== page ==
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mutations
Jun 19, 2002

I watched a really excellent show on nova regarding dna and the complexity of proteins.They mostly explored genetics and the cf defect,but it made me wonder about nukes. Since each one is a faulty copy of the naturally occuring original,how does the drug or body selectively pair the analogue to the viral rna/dna to disrupt the chain elongation and not pair with EVERY dna chain in the body? Obviously,it pairs with mt dna to an extent sometimes creating mutations and causing problems so since all the body's dna consists of a,t,c,g,in some sequence,aren't we inserting a faulty letter into all of or cells. Does this also mean that our own dna is permenantly alterd even if the nuke was discontinued? Also doesn't it make sense that (depending on which nuke is used and it's prevelence in a dna pattern in specific body location)that the emergence of side effects acute versus long term are predicated on the life span of the particular cell of the effected organ? I know this is deep, but I just want to understand why things are happening to my body. Thank you...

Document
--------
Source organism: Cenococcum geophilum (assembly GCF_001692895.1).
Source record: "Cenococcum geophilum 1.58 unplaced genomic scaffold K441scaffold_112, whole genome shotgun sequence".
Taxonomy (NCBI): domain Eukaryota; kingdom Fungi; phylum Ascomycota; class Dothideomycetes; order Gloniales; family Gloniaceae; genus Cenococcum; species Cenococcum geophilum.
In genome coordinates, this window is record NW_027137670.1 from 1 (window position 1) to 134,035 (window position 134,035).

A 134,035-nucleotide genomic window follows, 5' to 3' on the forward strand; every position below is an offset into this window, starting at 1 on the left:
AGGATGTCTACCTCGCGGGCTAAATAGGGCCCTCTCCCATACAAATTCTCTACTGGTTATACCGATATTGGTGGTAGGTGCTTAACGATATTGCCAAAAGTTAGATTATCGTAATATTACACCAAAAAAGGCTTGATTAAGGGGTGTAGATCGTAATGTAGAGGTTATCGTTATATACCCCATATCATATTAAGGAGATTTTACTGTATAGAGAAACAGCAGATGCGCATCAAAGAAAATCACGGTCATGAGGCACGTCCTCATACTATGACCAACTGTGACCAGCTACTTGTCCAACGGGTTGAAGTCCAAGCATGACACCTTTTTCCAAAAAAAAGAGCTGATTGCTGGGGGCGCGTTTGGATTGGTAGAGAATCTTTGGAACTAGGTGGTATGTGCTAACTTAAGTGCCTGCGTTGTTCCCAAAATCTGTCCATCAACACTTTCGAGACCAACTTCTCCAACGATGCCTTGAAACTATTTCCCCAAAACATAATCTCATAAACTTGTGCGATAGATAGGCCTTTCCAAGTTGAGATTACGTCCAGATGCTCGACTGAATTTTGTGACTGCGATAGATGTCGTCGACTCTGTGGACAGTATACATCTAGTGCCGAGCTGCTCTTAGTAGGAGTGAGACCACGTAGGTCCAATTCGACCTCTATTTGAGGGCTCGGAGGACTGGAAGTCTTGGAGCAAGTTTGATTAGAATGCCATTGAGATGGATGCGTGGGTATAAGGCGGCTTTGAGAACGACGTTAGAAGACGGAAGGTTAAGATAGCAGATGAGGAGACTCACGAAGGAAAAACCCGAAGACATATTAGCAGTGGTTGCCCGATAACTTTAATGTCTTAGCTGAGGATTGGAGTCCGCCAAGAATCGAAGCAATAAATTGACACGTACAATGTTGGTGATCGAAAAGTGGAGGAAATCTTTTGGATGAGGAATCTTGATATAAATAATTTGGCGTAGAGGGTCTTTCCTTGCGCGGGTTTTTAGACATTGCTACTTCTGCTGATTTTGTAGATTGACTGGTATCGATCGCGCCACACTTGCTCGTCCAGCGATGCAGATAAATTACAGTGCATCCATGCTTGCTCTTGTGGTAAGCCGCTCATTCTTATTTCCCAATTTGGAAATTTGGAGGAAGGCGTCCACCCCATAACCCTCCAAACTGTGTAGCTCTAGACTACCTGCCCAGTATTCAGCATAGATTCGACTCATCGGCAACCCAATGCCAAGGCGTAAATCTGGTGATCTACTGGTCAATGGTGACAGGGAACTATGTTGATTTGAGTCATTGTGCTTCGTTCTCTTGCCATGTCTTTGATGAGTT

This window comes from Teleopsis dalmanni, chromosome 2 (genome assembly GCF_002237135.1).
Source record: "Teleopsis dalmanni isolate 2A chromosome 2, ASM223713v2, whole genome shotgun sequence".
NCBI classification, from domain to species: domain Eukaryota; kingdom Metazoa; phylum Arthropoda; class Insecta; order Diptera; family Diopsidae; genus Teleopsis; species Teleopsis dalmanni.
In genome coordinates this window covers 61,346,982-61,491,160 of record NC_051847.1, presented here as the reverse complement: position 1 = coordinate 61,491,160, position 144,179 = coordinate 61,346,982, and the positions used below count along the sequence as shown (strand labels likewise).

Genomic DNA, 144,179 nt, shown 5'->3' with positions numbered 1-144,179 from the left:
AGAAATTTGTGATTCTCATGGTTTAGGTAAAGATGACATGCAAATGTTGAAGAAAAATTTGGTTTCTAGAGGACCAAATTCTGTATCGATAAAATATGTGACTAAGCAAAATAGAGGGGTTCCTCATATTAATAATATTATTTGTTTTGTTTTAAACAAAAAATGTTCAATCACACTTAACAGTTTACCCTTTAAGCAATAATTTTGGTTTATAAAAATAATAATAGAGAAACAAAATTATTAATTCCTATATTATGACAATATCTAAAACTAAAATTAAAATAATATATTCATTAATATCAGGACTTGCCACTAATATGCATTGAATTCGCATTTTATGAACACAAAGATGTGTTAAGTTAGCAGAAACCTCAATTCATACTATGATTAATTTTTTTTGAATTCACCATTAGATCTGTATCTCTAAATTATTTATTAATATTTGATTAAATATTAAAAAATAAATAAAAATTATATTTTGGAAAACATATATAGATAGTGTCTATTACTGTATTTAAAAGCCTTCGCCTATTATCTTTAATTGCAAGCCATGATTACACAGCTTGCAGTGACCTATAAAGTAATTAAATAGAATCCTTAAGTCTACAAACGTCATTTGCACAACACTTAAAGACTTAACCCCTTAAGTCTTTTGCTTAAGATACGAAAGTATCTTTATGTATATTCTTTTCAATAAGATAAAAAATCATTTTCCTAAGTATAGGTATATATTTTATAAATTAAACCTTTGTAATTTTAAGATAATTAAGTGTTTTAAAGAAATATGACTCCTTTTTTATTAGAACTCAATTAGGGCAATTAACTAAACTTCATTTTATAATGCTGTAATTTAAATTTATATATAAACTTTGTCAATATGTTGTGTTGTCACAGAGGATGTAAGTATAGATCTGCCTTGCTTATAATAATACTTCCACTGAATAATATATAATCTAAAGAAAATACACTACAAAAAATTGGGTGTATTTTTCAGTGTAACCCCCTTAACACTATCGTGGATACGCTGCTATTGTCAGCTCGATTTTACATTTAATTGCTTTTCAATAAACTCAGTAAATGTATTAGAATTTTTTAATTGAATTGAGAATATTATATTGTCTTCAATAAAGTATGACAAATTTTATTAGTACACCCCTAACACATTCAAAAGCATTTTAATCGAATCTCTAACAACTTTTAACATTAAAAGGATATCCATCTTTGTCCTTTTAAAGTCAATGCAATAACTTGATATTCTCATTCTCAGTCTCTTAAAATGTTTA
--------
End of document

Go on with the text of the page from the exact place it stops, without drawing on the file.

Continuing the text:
Response from Dr. Young

Thanks for the questions-- you've summed up first principles about nucleoside analogues well; yes, the Watson-Crick base pairing between parent and daugther strands of DNA or RNA occurs via the A, C, T (or U) and G bases.

The specificity of particular nucleoside (or nucleotide) analogues -- the ability to relatively inhibit viral enzymes more than your enzymes-- is largely empirical and determined often by chemical moieties (parts) that are not part of the "base" component of the nucleoside.

For most therapeutically active HIV meds, there is a very high degree of specificity. Some medications have a greater effect on one particular DNA polymerase, namely the polymerase gamma of our mitochondria--hence the concerns about mitochondrial toxicity. As you also elude to, the amount of normal nucleosides within the cell also play a role in the likelihood of the drug to compete for binding to the enzyme-- hence, some cell types may be more or less inhibited by the drug.

Hope that you find this helpful. BY



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